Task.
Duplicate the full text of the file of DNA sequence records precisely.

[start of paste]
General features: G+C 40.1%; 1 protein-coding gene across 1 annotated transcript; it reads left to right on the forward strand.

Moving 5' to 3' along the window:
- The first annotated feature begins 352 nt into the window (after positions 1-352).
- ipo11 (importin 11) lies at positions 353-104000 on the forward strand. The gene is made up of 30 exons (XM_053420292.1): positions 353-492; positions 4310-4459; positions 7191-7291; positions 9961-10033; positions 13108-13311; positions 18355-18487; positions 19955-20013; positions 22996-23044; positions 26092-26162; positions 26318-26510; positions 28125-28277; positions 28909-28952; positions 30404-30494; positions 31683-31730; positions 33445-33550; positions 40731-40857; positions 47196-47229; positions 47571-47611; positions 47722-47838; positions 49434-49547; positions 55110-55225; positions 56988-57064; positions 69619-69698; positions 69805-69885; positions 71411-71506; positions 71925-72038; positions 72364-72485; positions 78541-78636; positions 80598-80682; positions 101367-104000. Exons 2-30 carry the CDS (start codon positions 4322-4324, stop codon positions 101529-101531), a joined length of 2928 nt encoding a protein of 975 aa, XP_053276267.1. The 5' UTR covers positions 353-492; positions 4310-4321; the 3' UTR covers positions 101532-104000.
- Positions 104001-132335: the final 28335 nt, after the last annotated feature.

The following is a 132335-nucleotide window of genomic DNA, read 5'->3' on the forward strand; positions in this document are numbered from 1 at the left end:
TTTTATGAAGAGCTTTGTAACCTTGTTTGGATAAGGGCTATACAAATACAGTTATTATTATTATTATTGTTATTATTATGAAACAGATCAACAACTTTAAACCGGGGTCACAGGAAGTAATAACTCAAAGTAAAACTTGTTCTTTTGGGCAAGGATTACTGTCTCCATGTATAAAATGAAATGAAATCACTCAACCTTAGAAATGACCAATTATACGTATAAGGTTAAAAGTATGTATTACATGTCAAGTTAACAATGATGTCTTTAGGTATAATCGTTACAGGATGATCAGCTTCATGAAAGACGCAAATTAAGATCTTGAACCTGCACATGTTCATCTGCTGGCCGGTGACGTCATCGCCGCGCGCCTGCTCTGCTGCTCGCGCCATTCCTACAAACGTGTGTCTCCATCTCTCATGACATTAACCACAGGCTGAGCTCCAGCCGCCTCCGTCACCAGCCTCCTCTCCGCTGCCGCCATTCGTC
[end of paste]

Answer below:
General features: G+C 40.1%; 1 protein-coding gene across 1 annotated transcript; it reads left to right on the forward strand.

Moving 5' to 3' along the window:
- The first annotated feature begins 352 nt into the window (after positions 1-352).
- ipo11 (importin 11) lies at positions 353-104000 on the forward strand. The gene is made up of 30 exons (XM_053420292.1): positions 353-492; positions 4310-4459; positions 7191-7291; positions 9961-10033; positions 13108-13311; positions 18355-18487; positions 19955-20013; positions 22996-23044; positions 26092-26162; positions 26318-26510; positions 28125-28277; positions 28909-28952; positions 30404-30494; positions 31683-31730; positions 33445-33550; positions 40731-40857; positions 47196-47229; positions 47571-47611; positions 47722-47838; positions 49434-49547; positions 55110-55225; positions 56988-57064; positions 69619-69698; positions 69805-69885; positions 71411-71506; positions 71925-72038; positions 72364-72485; positions 78541-78636; positions 80598-80682; positions 101367-104000. Exons 2-30 carry the CDS (start codon positions 4322-4324, stop codon positions 101529-101531), a joined length of 2928 nt encoding a protein of 975 aa, XP_053276267.1. The 5' UTR covers positions 353-492; positions 4310-4321; the 3' UTR covers positions 101532-104000.
- Positions 104001-132335: the final 28335 nt, after the last annotated feature.

The following is a 132335-nucleotide window of genomic DNA, read 5'->3' on the forward strand; positions in this document are numbered from 1 at the left end:
TTTTATGAAGAGCTTTGTAACCTTGTTTGGATAAGGGCTATACAAATACAGTTATTATTATTATTATTGTTATTATTATGAAACAGATCAACAACTTTAAACCGGGGTCACAGGAAGTAATAACTCAAAGTAAAACTTGTTCTTTTGGGCAAGGATTACTGTCTCCATGTATAAAATGAAATGAAATCACTCAACCTTAGAAATGACCAATTATACGTATAAGGTTAAAAGTATGTATTACATGTCAAGTTAACAATGATGTCTTTAGGTATAATCGTTACAGGATGATCAGCTTCATGAAAGACGCAAATTAAGATCTTGAACCTGCACATGTTCATCTGCTGGCCGGTGACGTCATCGCCGCGCGCCTGCTCTGCTGCTCGCGCCATTCCTACAAACGTGTGTCTCCATCTCTCATGACATTAACCACAGGCTGAGCTCCAGCCGCCTCCGTCACCAGCCTCCTCTCCGCTGCCGCCATTCGTC